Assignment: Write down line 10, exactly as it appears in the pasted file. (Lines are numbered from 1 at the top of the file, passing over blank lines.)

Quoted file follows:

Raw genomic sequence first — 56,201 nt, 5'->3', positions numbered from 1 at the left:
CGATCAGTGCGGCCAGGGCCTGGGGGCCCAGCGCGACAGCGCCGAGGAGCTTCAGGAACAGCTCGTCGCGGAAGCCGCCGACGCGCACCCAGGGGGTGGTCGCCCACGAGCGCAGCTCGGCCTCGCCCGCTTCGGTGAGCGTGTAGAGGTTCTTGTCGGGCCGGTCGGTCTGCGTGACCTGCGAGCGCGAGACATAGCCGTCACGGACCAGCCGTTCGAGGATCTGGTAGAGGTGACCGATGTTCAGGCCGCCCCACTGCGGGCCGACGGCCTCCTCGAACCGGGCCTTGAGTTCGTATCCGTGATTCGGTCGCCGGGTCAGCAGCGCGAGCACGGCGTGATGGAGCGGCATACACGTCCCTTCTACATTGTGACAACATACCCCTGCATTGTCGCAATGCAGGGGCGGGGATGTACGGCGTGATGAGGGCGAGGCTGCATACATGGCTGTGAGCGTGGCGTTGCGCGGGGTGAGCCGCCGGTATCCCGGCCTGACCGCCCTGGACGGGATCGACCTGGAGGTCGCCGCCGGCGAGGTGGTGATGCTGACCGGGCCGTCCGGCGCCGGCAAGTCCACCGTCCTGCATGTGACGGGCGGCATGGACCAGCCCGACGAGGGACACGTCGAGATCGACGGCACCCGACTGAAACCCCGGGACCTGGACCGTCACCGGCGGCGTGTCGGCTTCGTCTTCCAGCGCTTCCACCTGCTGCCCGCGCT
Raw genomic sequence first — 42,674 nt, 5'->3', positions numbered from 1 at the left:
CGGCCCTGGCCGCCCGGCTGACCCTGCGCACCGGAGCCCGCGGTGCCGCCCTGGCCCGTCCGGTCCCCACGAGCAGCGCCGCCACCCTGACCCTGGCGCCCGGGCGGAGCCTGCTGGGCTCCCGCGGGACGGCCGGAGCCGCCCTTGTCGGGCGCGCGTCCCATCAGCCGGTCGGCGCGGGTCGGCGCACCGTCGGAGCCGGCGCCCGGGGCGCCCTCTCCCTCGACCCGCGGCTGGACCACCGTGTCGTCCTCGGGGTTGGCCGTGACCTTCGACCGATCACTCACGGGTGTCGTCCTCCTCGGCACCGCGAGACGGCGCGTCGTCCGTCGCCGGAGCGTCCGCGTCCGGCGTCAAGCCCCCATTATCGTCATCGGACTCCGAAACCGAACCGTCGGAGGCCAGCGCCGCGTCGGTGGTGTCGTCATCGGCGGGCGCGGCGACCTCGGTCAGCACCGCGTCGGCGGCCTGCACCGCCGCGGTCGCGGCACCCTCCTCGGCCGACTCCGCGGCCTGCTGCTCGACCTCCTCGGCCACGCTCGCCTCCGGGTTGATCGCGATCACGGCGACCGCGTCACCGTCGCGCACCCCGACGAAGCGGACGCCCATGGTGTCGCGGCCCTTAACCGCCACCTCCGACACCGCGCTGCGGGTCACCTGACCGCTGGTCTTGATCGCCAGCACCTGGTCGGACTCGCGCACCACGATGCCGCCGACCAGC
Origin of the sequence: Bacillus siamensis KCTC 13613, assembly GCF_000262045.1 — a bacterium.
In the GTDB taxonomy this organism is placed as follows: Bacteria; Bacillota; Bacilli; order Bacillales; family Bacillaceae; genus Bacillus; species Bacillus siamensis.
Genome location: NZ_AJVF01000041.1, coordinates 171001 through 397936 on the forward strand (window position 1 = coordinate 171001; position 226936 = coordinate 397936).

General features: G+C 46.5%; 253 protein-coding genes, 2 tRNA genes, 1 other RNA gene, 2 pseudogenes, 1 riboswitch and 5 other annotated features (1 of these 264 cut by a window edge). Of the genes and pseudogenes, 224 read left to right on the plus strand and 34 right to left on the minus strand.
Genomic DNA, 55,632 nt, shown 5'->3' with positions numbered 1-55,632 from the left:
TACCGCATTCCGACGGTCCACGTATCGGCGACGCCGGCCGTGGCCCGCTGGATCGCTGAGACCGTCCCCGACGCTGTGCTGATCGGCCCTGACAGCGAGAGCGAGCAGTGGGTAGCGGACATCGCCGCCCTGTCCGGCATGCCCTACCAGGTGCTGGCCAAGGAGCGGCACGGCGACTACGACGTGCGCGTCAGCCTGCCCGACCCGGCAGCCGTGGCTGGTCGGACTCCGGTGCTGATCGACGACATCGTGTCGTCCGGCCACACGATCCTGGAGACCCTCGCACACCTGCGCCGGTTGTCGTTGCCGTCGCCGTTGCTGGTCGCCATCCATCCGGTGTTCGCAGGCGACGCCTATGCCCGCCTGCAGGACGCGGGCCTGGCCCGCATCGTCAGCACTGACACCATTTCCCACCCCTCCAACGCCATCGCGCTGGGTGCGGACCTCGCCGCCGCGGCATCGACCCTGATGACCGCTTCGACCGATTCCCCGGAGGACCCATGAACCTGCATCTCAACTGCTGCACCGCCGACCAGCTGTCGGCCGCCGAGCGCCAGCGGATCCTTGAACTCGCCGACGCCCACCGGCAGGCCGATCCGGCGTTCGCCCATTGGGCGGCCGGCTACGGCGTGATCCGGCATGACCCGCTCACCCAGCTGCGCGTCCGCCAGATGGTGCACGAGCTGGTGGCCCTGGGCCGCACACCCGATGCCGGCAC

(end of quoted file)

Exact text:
TACCGCATTCCGACGGTCCACGTATCGGCGACGCCGGCCGTGGCCCGCTGGATCGCTGAGACCGTCCCCGACGCTGTGCTGATCGGCCCTGACAGCGAGAGCGAGCAGTGGGTAGCGGACATCGCCGCCCTGTCCGGCATGCCCTACCAGGTGCTGGCCAAGGAGCGGCACGGCGACTACGACGTGCGCGTCAGCCTGCCCGACCCGGCAGCCGTGGCTGGTCGGACTCCGGTGCTGATCGACGACATCGTGTCGTCCGGCCACACGATCCTGGAGACCCTCGCACACCTGCGCCGGTTGTCGTTGCCGTCGCCGTTGCTGGTCGCCATCCATCCGGTGTTCGCAGGCGACGCCTATGCCCGCCTGCAGGACGCGGGCCTGGCCCGCATCGTCAGCACTGACACCATTTCCCACCCCTCCAACGCCATCGCGCTGGGTGCGGACCTCGCCGCCGCGGCATCGACCCTGATGACCGCTTCGACCGATTCCCCGGAGGACCCATGAACCTGCATCTCAACTGCTGCACCGCCGACCAGCTGTCGGCCGCCGAGCGCCAGCGGATCCTTGAACTCGCCGACGCCCACCGGCAGGCCGATCCGGCGTTCGCCCATTGGGCGGCCGGCTACGGCGTGATCCGGCATGACCCGCTCACCCAGCTGCGCGTCCGCCAGATGGTGCACGAGCTGGTGGCCCTGGGCCGCACACCCGATGCCGGCAC